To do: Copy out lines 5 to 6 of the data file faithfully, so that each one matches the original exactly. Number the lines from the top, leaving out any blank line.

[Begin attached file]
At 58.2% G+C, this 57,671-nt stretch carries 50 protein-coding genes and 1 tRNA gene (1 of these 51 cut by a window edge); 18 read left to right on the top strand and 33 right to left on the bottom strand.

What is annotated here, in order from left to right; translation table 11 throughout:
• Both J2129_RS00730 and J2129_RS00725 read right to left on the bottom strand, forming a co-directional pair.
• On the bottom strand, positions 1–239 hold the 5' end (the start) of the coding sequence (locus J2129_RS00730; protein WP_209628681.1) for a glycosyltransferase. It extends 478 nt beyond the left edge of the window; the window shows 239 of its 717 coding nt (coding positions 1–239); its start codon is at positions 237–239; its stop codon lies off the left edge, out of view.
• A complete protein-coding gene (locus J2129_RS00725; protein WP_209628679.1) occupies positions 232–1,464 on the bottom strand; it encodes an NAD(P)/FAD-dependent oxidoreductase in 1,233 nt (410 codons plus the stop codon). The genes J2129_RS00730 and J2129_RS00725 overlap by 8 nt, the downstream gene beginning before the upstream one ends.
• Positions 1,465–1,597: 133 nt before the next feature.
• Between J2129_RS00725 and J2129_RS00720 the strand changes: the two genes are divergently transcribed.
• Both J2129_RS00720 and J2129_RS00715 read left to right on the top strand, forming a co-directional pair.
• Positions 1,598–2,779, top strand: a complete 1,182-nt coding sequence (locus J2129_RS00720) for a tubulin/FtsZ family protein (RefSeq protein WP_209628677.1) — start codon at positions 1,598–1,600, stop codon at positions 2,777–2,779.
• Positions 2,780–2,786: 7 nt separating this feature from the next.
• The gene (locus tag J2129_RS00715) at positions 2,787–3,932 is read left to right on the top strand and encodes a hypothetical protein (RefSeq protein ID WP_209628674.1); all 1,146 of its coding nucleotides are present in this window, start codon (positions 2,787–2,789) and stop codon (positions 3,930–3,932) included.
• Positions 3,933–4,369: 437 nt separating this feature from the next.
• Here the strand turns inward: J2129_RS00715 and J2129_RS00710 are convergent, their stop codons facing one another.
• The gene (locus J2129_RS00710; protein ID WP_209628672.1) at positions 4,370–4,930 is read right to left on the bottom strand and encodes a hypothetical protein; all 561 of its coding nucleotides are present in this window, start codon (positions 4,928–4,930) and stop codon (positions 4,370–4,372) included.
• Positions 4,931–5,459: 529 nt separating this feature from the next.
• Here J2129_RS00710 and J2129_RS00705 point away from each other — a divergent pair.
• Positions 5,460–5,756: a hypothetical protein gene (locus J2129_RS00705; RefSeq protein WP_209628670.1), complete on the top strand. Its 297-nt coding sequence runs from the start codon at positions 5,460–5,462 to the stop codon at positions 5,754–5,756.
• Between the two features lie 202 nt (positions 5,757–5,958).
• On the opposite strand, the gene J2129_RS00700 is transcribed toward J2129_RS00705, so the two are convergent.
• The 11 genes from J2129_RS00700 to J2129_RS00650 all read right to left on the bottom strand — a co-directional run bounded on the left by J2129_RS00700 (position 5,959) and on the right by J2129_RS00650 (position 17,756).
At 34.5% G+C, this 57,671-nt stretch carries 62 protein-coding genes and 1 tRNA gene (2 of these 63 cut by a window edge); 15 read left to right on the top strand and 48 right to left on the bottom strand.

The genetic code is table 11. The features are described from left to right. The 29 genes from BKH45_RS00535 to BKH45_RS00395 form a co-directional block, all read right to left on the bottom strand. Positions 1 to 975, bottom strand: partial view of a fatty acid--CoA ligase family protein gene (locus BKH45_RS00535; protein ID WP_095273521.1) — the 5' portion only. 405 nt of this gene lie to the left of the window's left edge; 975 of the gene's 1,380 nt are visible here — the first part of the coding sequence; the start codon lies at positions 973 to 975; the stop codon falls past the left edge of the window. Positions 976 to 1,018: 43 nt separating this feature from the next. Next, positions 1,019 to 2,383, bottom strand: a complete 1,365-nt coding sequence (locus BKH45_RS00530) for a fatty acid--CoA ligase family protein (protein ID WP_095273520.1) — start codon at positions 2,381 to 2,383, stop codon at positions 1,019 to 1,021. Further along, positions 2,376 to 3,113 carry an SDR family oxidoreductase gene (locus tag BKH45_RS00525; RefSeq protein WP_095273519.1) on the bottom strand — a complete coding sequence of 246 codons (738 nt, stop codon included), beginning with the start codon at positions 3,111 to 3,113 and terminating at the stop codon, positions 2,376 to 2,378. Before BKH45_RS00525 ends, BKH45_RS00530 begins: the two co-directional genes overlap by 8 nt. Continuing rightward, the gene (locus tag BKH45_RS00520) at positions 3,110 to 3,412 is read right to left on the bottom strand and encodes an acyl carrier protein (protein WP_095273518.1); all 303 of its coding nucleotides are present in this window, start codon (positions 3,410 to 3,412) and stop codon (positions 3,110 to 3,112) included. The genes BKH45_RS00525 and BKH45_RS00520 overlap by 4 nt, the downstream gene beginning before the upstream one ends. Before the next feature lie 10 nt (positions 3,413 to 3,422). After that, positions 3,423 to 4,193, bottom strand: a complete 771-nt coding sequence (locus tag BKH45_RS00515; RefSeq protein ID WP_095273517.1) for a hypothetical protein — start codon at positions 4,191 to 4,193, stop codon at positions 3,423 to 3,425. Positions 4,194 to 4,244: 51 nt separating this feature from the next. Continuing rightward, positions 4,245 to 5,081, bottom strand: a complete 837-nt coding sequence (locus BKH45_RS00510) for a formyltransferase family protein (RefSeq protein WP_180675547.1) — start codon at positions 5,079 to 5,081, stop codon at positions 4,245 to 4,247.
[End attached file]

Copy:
• A complete protein-coding gene (locus J2129_RS00725; protein WP_209628679.1) occupies positions 232–1,464 on the bottom strand; it encodes an NAD(P)/FAD-dependent oxidoreductase in 1,233 nt (410 codons plus the stop codon). The genes J2129_RS00730 and J2129_RS00725 overlap by 8 nt, the downstream gene beginning before the upstream one ends.
• Positions 1,465–1,597: 133 nt before the next feature.